By Kenneth Roy
‘Adam Werritty’. It is a new novel by Charles Dickens, found in a long-abandoned trunk in the Palace of Westminster. Had Mr Dennis Skinner not stumbled over it in his clumsy way, it might have languished for several centuries yet, disregarded by the many important persons who strut the corridors of that place, lost in their foolish vanities and illusions.
Old Mr Skinner, in customary Barnsley manner, declared to the Serjeant-at-Arms that he had in his mucky paws a hitherto unsuspected work by Charlie Boy (his appellation of choice for the noted author). The Hon Member for Old Mines and Pit Baths testified that two items had fluttered from its dusty covers: a Waterstones 3 for 2 offer (no longer valid) and a card bearing the mysterious inscription: ‘Adam Werritty, Adviser to Dr L Fox, physician’.
The manuscript in question having been authenticated by the ghost of Trevor Roper (still fondly remembered by a discriminating minority for his work on the Hitler diaries), it was removed under cover of darkness to a place not unadjacent to Buchanan Street bus station, where Miss Rosemary Goring (‘one of them literary types’, according to Old Mr Skinner) was entrusted with the formidable task of evaluating its place in the Dickens oeuvre. After several days of intensive study, interrupted only by the familiar thump of the latest parcels from Argyll Books, Miss Goring pronounced ‘Adam Werritty’ spookier than ‘Nicholas Nickleby’, more finished than ‘Edwin Drood’, but not so obviously endearing as ‘David Copperfield’.
Asked whether it lent itself to a six-partner on BBC2, Miss Goring replied that she thought it might go all the way to 13 episodes.
The Scottish Review has obtained, by the usual recourse to the Freedom of Information (Scotland) Act 2002, Part 2, clause 26, access to the first chapter headed, oddly enough, Chapter I.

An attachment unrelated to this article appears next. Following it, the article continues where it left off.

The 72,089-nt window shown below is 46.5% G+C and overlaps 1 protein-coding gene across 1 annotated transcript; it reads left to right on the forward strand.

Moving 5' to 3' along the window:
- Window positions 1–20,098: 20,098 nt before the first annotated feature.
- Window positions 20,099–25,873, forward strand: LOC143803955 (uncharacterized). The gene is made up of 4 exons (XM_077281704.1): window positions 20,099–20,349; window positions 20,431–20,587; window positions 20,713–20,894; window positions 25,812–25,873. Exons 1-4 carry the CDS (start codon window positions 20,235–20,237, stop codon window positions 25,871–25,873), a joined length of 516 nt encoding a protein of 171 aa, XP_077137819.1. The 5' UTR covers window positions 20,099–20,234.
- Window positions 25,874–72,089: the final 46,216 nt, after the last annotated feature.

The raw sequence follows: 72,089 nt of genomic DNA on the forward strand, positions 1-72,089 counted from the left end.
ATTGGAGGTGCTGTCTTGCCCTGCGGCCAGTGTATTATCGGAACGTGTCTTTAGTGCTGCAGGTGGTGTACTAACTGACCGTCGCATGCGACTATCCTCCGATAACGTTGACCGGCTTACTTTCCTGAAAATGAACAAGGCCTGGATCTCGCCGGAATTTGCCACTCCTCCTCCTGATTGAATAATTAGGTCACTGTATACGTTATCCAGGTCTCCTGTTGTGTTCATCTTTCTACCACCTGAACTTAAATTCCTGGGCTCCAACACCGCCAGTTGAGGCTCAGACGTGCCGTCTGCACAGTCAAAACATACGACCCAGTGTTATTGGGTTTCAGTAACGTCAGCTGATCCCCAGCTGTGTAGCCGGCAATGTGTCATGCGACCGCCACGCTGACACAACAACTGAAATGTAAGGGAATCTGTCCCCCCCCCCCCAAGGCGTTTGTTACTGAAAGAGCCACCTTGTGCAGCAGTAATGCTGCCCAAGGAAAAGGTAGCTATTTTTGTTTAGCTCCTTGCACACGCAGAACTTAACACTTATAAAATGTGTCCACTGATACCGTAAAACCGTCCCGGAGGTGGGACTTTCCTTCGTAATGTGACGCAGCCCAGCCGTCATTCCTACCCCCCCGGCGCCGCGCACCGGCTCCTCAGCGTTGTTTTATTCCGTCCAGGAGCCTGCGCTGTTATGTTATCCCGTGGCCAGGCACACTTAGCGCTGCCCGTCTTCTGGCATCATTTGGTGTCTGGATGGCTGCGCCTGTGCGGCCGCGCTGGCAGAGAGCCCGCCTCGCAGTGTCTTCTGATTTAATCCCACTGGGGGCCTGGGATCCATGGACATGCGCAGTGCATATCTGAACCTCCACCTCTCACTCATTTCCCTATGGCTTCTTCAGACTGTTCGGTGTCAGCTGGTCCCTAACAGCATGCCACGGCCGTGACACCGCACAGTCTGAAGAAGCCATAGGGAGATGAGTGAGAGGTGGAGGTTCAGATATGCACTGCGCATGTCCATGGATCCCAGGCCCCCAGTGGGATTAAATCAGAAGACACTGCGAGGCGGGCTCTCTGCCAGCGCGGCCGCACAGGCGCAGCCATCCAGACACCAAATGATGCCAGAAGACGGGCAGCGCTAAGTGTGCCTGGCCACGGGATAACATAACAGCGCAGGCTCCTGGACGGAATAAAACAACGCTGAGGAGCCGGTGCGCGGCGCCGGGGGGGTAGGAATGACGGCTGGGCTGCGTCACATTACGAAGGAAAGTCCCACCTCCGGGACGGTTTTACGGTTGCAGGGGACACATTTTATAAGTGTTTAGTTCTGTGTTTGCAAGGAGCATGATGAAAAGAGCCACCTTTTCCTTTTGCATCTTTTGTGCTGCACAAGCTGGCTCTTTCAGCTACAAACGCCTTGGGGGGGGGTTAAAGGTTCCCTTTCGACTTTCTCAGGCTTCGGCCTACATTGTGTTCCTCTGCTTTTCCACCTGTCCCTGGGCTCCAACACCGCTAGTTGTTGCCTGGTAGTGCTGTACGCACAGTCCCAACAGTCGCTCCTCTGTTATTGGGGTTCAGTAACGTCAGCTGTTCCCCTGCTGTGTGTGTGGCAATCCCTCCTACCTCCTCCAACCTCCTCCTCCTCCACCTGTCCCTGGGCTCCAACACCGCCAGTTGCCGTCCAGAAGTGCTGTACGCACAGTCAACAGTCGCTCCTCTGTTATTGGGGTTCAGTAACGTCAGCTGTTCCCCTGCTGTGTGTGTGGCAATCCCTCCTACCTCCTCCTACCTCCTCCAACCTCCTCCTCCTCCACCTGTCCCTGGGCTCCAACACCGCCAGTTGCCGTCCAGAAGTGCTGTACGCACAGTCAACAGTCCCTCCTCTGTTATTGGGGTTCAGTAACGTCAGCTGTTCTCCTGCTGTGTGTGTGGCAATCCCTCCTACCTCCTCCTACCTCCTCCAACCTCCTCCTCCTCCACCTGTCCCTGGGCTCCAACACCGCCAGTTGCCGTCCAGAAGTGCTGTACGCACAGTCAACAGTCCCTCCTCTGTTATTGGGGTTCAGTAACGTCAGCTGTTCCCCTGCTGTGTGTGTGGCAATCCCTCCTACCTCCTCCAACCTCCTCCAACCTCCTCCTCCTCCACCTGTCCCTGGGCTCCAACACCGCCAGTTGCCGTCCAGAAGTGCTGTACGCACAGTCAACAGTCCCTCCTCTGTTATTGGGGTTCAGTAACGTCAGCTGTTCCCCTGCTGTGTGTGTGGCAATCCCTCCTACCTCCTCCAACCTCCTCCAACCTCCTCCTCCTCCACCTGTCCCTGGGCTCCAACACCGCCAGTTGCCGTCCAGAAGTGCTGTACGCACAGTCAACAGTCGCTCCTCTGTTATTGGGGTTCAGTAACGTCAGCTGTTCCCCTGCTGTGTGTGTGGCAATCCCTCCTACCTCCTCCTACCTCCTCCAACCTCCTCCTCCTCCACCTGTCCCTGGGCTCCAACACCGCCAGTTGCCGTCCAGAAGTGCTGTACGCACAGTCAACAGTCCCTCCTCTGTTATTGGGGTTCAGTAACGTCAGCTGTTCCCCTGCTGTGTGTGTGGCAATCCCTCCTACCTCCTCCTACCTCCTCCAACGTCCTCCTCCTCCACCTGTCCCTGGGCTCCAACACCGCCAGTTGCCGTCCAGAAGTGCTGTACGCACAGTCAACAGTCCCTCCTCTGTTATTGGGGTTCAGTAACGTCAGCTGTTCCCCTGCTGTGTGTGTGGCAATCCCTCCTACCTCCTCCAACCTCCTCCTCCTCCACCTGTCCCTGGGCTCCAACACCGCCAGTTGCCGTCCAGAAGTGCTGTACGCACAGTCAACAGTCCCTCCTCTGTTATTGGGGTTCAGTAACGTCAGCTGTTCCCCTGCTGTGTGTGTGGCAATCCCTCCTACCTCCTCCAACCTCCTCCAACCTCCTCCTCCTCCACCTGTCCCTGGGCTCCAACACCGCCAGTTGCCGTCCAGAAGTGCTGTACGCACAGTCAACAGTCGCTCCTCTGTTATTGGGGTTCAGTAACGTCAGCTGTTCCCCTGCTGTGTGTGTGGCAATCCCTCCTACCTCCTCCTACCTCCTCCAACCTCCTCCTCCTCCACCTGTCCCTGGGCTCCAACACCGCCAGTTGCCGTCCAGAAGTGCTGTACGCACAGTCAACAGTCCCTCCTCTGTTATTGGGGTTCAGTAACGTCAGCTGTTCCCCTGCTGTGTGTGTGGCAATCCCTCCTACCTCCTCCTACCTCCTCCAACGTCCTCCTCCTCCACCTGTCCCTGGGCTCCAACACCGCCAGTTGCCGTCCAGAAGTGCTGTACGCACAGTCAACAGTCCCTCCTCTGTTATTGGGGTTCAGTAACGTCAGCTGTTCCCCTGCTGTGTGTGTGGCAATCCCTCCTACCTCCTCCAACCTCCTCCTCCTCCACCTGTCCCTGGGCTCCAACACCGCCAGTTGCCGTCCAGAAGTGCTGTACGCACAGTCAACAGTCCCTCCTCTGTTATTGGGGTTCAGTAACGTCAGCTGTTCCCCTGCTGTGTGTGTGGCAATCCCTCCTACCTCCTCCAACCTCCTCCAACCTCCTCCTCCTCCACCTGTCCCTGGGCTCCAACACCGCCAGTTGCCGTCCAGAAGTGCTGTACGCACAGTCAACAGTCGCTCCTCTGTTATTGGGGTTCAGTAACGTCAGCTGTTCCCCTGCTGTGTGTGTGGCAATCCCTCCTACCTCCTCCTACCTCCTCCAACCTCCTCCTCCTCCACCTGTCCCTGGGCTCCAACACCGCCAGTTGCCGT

A Parliamentary Sketch
We hope our readers will not be alarmed at this rather ominous title. We assure them that we are not about to become political, as that term is commonly understood by the Charity Commissioners; neither have we the slightest intention of being waylaid by Mr Crick of Channel 4 News or flattered into a ‘gig’ on one of Mr Marr’s Sunday diversions.
It has occurred to us that a slight sketch of the general aspect of ‘the House’ would be productive of some amusement; and as we have made some few calls on the aforementioned House in our time – on the last such occasion to observe a custard pie land smack in the face of a Mr R Murdoch – have indeed visited it quite often enough for our purpose and a great deal too often for our personal peace and comfort – we have determined to attempt the description.
Half-past four o’clock, and Dr L Fox is ‘on his legs’, as the newspapers announce sometimes by way of novelty, as if speakers were occasionally in the habit of standing on their hands. The heat and the noise increase in very unpleasant proportion as Dr Fox apologises to any who will listen. He has fought many battles in his time, oft in far-off lands, and conquered any passing Arabian like the heroes of old, with no other arms than the second home allowance and regular first-class air travel in the company of young Mr Adam Werritty, of whom more will be heard in Chapter IV (‘The Spare Room’).
It was very odd: some men change their opinions from necessity, others from expediency, others from inspiration; but that Dr Fox should undergo any change in any regard was an event we had never contemplated. Yet here he was apologising. Would it prove to be sufficient? Or would the wretched Scotchman be liquidated before Mr Rory Bremner next ‘took the floor’? As the Members rushed pell-mell from the chamber, these were the questions on every lip; even the Irish ones.
‘Adam Werritty’ continues at this exciting pace for the next 379 pages. Alas, we have room today for only the brief and exclusive extract printed above.
The critical reception has been surprisingly mixed. Some have claimed that the relationship between Dr Fox and his protege is convincingly drawn and that the scene in which they turn up identically dressed for some important meeting in a Ceylon teahouse is one of the most compelling vignettes in the Dickensian canon. Others, however, have suggested that there is an implausibility in the plot that Dickens never quite addresses satisfactorily: the suggestion that, all of five days into his difficulties, Dr Fox was still somehow clinging to office.
‘Adam Werritty’ by Charles Dickens, with a foreword by the Rt Hon Michael Gove, is published by Midgie Instant Classics @ £2.99. The Kindle version is expected shortly.
Courtesy of Kenneth Roy – read Kenneth Roy in the Scottish Review